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Genetic and phenotypic associations in morphological traits: a long term study of great reed warblers Acrocephalus arundinaceus

  • Mikael Åkesson
  • Staffan Bensch
  • Dennis Hasselquist
Publishing year: 2007
Language: English
Pages: 58-72
Publication/Series: Journal of Avian Biology
Volume: 38
Issue: 1
Document type: Journal article
Publisher: Federation of European Neuroscience Societies and Blackwell Publishing Ltd

Abstract english

We present estimates of standardized selection (directional and quadratic) differentials via reproductive success on eight morphological traits in a newly founded long-term study population of great reed warblers Acrocephalus arundinaceus in Sweden. In order to predict the evolutionary response to selection in these traits we present estimates of heritabilities (h(2)), phenotypic (r(P)) and genetic (r(A)) correlations among the same traits. We also examined the extent of parental effects in the expression of the phenotypic traits. Overall, the population is subject to low levels of directional selection and higher levels of stabilizing selection. This makes us predict that the population is changing very little if anything, even though h(2) in many cases are considerable. Midparent-midoffspring h(2) ranged from 0.14 and 0.94 (mean 0.58) and were significant for seven of eight traits. We found indications of positive maternal effects in tarsus length. Phenotypic correlations between traits ranged from 0.02 to 0.43 (mean 0.15) and showed generally much lower values than the corresponding genetic correlations that ranged between 0.08 and 1.04 (mean 0.46). Overall, the correlation between r(P) and r(A) was significant, although moderate, but they tended to differ in magnitude, possibly due to overestimation of additive covariance between traits.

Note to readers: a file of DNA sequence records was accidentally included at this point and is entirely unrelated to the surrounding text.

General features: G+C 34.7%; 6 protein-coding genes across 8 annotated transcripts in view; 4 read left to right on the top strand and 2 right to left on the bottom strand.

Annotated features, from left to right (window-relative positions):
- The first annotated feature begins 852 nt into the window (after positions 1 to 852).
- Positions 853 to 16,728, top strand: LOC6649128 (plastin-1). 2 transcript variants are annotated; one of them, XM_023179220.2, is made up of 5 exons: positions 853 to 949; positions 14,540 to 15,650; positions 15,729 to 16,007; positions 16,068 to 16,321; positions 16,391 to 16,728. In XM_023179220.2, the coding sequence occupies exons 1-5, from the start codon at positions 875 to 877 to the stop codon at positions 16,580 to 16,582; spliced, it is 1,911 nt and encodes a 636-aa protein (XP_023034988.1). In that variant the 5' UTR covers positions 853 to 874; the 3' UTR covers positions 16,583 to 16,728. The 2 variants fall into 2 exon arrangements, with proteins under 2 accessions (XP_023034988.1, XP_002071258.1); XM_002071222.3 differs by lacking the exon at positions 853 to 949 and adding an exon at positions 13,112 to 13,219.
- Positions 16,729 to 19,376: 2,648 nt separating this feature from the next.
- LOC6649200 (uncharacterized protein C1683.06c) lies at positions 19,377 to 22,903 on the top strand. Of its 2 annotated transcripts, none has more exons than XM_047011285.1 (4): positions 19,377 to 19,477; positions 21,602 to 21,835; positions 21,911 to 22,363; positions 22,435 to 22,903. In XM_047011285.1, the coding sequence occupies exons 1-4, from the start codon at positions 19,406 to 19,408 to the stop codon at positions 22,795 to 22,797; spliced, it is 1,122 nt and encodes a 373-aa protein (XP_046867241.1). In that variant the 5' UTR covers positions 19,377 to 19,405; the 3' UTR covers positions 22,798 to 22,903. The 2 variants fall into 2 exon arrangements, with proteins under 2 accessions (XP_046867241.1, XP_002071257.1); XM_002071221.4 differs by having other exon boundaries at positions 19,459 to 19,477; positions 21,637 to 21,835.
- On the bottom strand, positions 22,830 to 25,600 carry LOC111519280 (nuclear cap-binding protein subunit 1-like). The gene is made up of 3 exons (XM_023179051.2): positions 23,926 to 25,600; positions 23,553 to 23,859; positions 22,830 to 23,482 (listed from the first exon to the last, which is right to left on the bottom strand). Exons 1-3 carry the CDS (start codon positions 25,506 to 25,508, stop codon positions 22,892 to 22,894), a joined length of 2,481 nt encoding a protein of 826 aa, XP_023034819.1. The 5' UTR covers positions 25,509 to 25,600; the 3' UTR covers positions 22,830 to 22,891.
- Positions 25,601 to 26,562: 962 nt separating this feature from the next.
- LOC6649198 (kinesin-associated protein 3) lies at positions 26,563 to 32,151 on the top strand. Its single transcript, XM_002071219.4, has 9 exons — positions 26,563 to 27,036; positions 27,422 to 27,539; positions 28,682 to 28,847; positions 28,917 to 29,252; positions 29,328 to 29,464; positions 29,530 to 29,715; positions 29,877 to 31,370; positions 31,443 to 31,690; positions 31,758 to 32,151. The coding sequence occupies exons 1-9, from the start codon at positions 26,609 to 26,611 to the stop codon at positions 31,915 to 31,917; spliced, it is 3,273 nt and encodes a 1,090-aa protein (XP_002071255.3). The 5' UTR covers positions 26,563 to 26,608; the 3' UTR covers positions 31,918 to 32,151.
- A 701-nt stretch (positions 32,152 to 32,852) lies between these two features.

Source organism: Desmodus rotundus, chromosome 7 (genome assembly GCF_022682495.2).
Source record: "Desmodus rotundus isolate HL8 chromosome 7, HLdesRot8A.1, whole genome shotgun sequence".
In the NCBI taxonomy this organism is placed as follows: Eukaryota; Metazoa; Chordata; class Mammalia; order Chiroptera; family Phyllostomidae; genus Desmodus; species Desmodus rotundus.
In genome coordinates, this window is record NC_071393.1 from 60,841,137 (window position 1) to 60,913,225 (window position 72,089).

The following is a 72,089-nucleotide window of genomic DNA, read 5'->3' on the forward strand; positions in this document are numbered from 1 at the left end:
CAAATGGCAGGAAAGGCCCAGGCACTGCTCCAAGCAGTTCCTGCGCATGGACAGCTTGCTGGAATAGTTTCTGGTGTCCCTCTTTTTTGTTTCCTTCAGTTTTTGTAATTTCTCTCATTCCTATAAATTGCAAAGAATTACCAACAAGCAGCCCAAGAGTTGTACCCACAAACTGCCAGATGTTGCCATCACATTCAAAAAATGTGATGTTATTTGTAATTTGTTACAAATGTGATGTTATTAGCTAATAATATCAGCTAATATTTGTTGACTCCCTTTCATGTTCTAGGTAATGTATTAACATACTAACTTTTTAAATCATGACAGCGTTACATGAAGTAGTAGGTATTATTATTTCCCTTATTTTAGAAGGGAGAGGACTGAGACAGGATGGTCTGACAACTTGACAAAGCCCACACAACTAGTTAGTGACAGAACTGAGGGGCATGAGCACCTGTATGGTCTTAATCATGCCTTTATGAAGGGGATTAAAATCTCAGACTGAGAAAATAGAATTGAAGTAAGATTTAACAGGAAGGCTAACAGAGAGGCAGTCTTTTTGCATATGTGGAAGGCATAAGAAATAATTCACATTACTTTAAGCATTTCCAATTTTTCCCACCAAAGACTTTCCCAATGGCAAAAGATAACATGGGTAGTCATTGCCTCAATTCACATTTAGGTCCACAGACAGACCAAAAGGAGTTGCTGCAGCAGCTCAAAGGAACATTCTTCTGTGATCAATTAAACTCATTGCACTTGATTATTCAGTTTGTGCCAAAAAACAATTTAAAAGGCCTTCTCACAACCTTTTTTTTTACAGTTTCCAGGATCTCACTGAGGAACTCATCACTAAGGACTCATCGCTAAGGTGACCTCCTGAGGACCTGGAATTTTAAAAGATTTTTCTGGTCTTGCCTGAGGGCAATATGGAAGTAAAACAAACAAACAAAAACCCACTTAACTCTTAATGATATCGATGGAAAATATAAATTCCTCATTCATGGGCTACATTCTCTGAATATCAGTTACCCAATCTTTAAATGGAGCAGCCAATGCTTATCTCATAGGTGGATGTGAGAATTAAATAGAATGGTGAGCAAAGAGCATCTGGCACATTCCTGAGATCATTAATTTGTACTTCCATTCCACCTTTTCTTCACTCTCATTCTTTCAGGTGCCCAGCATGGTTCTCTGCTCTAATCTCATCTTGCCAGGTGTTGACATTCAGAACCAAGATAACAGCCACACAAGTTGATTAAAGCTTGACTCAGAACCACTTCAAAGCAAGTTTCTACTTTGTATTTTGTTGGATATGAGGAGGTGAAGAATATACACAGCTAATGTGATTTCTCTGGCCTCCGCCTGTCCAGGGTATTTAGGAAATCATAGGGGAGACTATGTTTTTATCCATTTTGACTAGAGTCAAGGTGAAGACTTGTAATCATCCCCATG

• Biological Sciences


  • Long-term study of great reed warblers
  • Molecular Ecology and Evolution Lab
  • ISSN: 0908-8857
Dennis Hasselquist
E-mail: dennis [dot] hasselquist [at] biol [dot] lu [dot] se



+46 46 222 37 08



Research group


Doctoral students and postdocs

Research fellows


Jacob Roved

PhD Students, main supervisor

PhD Students, assistant supervisor


Interview about my research in the Swedish podcast "Forskarn & jag"